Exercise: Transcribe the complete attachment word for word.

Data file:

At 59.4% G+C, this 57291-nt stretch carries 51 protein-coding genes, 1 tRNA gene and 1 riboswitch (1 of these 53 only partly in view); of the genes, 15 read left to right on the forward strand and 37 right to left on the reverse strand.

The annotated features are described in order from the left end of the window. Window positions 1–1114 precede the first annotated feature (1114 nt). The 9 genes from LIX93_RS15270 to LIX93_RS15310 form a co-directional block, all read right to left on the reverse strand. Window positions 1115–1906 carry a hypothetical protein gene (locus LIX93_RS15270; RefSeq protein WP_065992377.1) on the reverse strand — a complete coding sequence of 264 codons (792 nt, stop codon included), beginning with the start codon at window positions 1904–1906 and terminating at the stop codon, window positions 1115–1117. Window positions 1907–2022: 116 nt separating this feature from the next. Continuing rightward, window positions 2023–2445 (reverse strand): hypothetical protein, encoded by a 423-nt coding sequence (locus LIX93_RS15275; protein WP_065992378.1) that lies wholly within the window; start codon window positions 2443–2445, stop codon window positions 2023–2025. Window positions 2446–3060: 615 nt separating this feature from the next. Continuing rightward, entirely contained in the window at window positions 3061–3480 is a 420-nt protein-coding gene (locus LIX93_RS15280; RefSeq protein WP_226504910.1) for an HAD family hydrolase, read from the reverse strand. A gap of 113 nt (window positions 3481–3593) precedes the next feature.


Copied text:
At 59.4% G+C, this 57291-nt stretch carries 51 protein-coding genes, 1 tRNA gene and 1 riboswitch (1 of these 53 only partly in view); of the genes, 15 read left to right on the forward strand and 37 right to left on the reverse strand.

The annotated features are described in order from the left end of the window. Window positions 1–1114 precede the first annotated feature (1114 nt). The 9 genes from LIX93_RS15270 to LIX93_RS15310 form a co-directional block, all read right to left on the reverse strand. Window positions 1115–1906 carry a hypothetical protein gene (locus LIX93_RS15270; RefSeq protein WP_065992377.1) on the reverse strand — a complete coding sequence of 264 codons (792 nt, stop codon included), beginning with the start codon at window positions 1904–1906 and terminating at the stop codon, window positions 1115–1117. Window positions 1907–2022: 116 nt separating this feature from the next. Continuing rightward, window positions 2023–2445 (reverse strand): hypothetical protein, encoded by a 423-nt coding sequence (locus LIX93_RS15275; protein WP_065992378.1) that lies wholly within the window; start codon window positions 2443–2445, stop codon window positions 2023–2025. Window positions 2446–3060: 615 nt separating this feature from the next. Continuing rightward, entirely contained in the window at window positions 3061–3480 is a 420-nt protein-coding gene (locus LIX93_RS15280; RefSeq protein WP_226504910.1) for an HAD family hydrolase, read from the reverse strand. A gap of 113 nt (window positions 3481–3593) precedes the next feature.